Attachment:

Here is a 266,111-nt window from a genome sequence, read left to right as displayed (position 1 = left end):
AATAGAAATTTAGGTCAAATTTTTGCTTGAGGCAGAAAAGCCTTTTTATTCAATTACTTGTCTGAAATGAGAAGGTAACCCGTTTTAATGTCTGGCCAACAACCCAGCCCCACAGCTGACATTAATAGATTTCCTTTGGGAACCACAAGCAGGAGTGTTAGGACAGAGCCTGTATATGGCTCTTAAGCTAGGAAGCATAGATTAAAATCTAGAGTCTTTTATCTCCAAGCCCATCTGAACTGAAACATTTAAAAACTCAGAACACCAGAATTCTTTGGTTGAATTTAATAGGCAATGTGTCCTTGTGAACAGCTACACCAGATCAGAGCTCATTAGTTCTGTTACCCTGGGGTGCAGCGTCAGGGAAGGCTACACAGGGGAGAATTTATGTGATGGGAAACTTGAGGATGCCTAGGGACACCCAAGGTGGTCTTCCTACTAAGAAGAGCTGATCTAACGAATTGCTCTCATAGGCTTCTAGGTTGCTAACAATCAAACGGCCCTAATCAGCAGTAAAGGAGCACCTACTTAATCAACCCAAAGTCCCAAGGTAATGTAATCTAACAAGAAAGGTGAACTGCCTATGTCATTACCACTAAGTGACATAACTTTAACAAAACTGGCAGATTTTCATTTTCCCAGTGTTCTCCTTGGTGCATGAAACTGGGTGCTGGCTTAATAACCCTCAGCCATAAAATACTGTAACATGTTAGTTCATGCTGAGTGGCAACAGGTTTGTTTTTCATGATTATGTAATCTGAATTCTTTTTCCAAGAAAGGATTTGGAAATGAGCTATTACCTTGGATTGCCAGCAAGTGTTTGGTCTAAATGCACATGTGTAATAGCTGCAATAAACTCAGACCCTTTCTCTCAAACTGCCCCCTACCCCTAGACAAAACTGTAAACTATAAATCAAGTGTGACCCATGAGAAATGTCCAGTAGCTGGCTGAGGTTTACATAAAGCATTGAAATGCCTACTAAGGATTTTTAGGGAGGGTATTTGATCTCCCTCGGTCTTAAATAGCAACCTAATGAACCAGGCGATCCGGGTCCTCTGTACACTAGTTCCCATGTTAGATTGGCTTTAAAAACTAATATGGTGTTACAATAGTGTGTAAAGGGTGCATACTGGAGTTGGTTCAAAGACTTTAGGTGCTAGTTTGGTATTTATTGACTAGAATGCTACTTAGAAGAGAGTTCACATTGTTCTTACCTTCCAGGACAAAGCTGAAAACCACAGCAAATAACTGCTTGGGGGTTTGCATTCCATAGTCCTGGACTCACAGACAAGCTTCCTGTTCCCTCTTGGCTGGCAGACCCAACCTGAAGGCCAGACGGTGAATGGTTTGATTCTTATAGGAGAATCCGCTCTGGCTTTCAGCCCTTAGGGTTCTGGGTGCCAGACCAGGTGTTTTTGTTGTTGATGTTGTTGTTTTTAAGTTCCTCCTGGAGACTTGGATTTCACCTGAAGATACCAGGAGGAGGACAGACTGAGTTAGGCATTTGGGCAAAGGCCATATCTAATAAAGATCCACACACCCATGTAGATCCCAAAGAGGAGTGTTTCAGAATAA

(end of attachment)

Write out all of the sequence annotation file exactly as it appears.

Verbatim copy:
Here is a 266,111-nt window from a genome sequence, read left to right as displayed (position 1 = left end):
AATAGAAATTTAGGTCAAATTTTTGCTTGAGGCAGAAAAGCCTTTTTATTCAATTACTTGTCTGAAATGAGAAGGTAACCCGTTTTAATGTCTGGCCAACAACCCAGCCCCACAGCTGACATTAATAGATTTCCTTTGGGAACCACAAGCAGGAGTGTTAGGACAGAGCCTGTATATGGCTCTTAAGCTAGGAAGCATAGATTAAAATCTAGAGTCTTTTATCTCCAAGCCCATCTGAACTGAAACATTTAAAAACTCAGAACACCAGAATTCTTTGGTTGAATTTAATAGGCAATGTGTCCTTGTGAACAGCTACACCAGATCAGAGCTCATTAGTTCTGTTACCCTGGGGTGCAGCGTCAGGGAAGGCTACACAGGGGAGAATTTATGTGATGGGAAACTTGAGGATGCCTAGGGACACCCAAGGTGGTCTTCCTACTAAGAAGAGCTGATCTAACGAATTGCTCTCATAGGCTTCTAGGTTGCTAACAATCAAACGGCCCTAATCAGCAGTAAAGGAGCACCTACTTAATCAACCCAAAGTCCCAAGGTAATGTAATCTAACAAGAAAGGTGAACTGCCTATGTCATTACCACTAAGTGACATAACTTTAACAAAACTGGCAGATTTTCATTTTCCCAGTGTTCTCCTTGGTGCATGAAACTGGGTGCTGGCTTAATAACCCTCAGCCATAAAATACTGTAACATGTTAGTTCATGCTGAGTGGCAACAGGTTTGTTTTTCATGATTATGTAATCTGAATTCTTTTTCCAAGAAAGGATTTGGAAATGAGCTATTACCTTGGATTGCCAGCAAGTGTTTGGTCTAAATGCACATGTGTAATAGCTGCAATAAACTCAGACCCTTTCTCTCAAACTGCCCCCTACCCCTAGACAAAACTGTAAACTATAAATCAAGTGTGACCCATGAGAAATGTCCAGTAGCTGGCTGAGGTTTACATAAAGCATTGAAATGCCTACTAAGGATTTTTAGGGAGGGTATTTGATCTCCCTCGGTCTTAAATAGCAACCTAATGAACCAGGCGATCCGGGTCCTCTGTACACTAGTTCCCATGTTAGATTGGCTTTAAAAACTAATATGGTGTTACAATAGTGTGTAAAGGGTGCATACTGGAGTTGGTTCAAAGACTTTAGGTGCTAGTTTGGTATTTATTGACTAGAATGCTACTTAGAAGAGAGTTCACATTGTTCTTACCTTCCAGGACAAAGCTGAAAACCACAGCAAATAACTGCTTGGGGGTTTGCATTCCATAGTCCTGGACTCACAGACAAGCTTCCTGTTCCCTCTTGGCTGGCAGACCCAACCTGAAGGCCAGACGGTGAATGGTTTGATTCTTATAGGAGAATCCGCTCTGGCTTTCAGCCCTTAGGGTTCTGGGTGCCAGACCAGGTGTTTTTGTTGTTGATGTTGTTGTTTTTAAGTTCCTCCTGGAGACTTGGATTTCACCTGAAGATACCAGGAGGAGGACAGACTGAGTTAGGCATTTGGGCAAAGGCCATATCTAATAAAGATCCACACACCCATGTAGATCCCAAAGAGGAGTGTTTCAGAATAA